Marine reserves have been widely promoted as conservation and fishery management tools. There are robust demonstrations of conservation benefits, but fishery benefits remain controversial. We show that marine reserves in Florida (United States) and St. Lucia have enhanced adjacent fisheries. Within 5 years of creation, a network of five small reserves in St. Lucia increased adjacent catches of artisanal fishers by between 46 and 90%, depending on the type of gear the fishers used. In Florida, reserve zones in the Merritt Island National Wildlife Refuge have supplied increasing numbers of world record–sized fish to adjacent recreational fisheries since the 1970s. Our study confirms theoretical predictions that marine reserves can play a key role in supporting fisheries.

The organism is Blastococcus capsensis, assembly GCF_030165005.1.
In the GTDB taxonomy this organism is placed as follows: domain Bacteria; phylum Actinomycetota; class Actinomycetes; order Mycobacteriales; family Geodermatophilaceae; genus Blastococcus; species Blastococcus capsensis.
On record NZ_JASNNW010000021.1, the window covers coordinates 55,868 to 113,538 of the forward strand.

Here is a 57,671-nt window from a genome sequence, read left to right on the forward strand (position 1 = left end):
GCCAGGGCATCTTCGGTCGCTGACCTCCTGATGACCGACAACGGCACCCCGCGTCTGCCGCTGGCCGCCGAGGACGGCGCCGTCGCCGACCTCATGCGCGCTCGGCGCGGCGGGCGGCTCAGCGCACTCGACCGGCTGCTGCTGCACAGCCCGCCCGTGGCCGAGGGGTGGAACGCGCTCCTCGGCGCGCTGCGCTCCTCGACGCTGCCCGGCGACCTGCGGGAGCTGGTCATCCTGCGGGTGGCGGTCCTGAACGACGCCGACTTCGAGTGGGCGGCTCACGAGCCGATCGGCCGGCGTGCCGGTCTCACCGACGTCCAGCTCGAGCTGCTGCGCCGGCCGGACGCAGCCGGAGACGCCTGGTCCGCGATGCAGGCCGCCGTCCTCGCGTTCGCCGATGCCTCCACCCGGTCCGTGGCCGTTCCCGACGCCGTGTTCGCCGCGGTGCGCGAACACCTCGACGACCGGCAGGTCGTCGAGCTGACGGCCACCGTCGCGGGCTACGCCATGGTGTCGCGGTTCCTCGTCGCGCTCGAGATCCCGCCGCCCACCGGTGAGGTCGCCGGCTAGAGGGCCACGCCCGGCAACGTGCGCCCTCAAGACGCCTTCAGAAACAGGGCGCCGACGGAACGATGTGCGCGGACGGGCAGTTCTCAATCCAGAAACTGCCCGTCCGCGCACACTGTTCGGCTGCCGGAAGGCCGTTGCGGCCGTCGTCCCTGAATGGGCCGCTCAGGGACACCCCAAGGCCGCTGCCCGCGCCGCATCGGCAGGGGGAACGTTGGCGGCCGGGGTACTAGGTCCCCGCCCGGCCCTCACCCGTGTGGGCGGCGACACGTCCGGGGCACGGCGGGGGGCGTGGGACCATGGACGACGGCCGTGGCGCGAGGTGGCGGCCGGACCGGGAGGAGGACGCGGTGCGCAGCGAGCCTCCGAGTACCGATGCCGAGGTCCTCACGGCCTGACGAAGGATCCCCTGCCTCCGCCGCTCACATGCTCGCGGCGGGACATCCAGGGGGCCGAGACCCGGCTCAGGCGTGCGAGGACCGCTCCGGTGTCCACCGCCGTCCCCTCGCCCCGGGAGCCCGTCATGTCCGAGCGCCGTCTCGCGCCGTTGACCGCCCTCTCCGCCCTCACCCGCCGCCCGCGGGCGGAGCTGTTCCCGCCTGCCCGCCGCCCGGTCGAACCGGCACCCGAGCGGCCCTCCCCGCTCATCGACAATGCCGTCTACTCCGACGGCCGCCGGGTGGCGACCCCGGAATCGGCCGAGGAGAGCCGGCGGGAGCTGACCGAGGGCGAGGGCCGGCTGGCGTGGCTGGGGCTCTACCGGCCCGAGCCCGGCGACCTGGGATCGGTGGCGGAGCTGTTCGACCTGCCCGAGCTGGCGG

Roberts, C.M, Bohnsack, J.A., Gell, F.R., Hawkins, J.P. and Goodridge, R (2001) Effects of marine reserves on adjacent fisheries. Science, 294: 1920-1923. [DOI: 10.1126/science.294.5548.1920]
Effects of marine reserves on adjacent fisheries.